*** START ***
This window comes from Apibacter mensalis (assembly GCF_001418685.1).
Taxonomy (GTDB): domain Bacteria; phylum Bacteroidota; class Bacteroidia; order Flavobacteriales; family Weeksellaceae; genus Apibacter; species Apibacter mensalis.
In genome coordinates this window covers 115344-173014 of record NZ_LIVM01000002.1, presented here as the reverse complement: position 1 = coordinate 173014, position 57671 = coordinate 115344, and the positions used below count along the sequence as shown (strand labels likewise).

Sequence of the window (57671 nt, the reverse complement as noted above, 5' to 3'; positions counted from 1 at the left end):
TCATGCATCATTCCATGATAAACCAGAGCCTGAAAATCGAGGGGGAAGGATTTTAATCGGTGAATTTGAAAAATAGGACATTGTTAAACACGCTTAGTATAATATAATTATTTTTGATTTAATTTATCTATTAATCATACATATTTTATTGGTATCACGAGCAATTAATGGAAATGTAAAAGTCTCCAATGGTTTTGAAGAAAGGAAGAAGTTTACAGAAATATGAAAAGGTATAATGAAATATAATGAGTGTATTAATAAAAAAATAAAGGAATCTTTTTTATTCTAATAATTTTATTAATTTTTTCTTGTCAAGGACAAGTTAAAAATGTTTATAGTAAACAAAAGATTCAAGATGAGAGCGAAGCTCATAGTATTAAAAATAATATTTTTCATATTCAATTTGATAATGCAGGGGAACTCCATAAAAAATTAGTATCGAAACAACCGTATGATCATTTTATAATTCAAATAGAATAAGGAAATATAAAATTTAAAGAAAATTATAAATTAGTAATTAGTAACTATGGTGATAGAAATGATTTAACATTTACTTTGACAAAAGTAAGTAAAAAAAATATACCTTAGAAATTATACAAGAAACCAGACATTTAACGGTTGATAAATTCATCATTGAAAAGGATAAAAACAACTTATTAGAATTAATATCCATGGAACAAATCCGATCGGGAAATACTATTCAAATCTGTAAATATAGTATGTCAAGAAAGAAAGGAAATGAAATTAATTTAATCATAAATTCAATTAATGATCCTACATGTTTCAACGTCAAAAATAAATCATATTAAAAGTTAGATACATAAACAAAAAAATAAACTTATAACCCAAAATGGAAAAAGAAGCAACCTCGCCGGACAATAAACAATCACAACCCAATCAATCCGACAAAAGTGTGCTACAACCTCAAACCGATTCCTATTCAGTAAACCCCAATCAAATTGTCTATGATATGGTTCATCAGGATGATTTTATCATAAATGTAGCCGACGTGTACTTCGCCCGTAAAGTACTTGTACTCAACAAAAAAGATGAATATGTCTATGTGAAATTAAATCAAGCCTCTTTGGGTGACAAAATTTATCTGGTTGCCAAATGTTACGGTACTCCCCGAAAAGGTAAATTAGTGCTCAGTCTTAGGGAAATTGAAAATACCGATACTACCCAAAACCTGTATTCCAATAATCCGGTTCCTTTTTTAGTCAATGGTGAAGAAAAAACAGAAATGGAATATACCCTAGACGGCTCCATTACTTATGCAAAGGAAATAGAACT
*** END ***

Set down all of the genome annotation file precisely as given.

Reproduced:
This window comes from Apibacter mensalis (assembly GCF_001418685.1).
Taxonomy (GTDB): domain Bacteria; phylum Bacteroidota; class Bacteroidia; order Flavobacteriales; family Weeksellaceae; genus Apibacter; species Apibacter mensalis.
In genome coordinates this window covers 115344-173014 of record NZ_LIVM01000002.1, presented here as the reverse complement: position 1 = coordinate 173014, position 57671 = coordinate 115344, and the positions used below count along the sequence as shown (strand labels likewise).

Sequence of the window (57671 nt, the reverse complement as noted above, 5' to 3'; positions counted from 1 at the left end):
TCATGCATCATTCCATGATAAACCAGAGCCTGAAAATCGAGGGGGAAGGATTTTAATCGGTGAATTTGAAAAATAGGACATTGTTAAACACGCTTAGTATAATATAATTATTTTTGATTTAATTTATCTATTAATCATACATATTTTATTGGTATCACGAGCAATTAATGGAAATGTAAAAGTCTCCAATGGTTTTGAAGAAAGGAAGAAGTTTACAGAAATATGAAAAGGTATAATGAAATATAATGAGTGTATTAATAAAAAAATAAAGGAATCTTTTTTATTCTAATAATTTTATTAATTTTTTCTTGTCAAGGACAAGTTAAAAATGTTTATAGTAAACAAAAGATTCAAGATGAGAGCGAAGCTCATAGTATTAAAAATAATATTTTTCATATTCAATTTGATAATGCAGGGGAACTCCATAAAAAATTAGTATCGAAACAACCGTATGATCATTTTATAATTCAAATAGAATAAGGAAATATAAAATTTAAAGAAAATTATAAATTAGTAATTAGTAACTATGGTGATAGAAATGATTTAACATTTACTTTGACAAAAGTAAGTAAAAAAAATATACCTTAGAAATTATACAAGAAACCAGACATTTAACGGTTGATAAATTCATCATTGAAAAGGATAAAAACAACTTATTAGAATTAATATCCATGGAACAAATCCGATCGGGAAATACTATTCAAATCTGTAAATATAGTATGTCAAGAAAGAAAGGAAATGAAATTAATTTAATCATAAATTCAATTAATGATCCTACATGTTTCAACGTCAAAAATAAATCATATTAAAAGTTAGATACATAAACAAAAAAATAAACTTATAACCCAAAATGGAAAAAGAAGCAACCTCGCCGGACAATAAACAATCACAACCCAATCAATCCGACAAAAGTGTGCTACAACCTCAAACCGATTCCTATTCAGTAAACCCCAATCAAATTGTCTATGATATGGTTCATCAGGATGATTTTATCATAAATGTAGCCGACGTGTACTTCGCCCGTAAAGTACTTGTACTCAACAAAAAAGATGAATATGTCTATGTGAAATTAAATCAAGCCTCTTTGGGTGACAAAATTTATCTGGTTGCCAAATGTTACGGTACTCCCCGAAAAGGTAAATTAGTGCTCAGTCTTAGGGAAATTGAAAATACCGATACTACCCAAAACCTGTATTCCAATAATCCGGTTCCTTTTTTAGTCAATGGTGAAGAAAAAACAGAAATGGAATATACCCTAGACGGCTCCATTACTTATGCAAAGGAAATAGAACT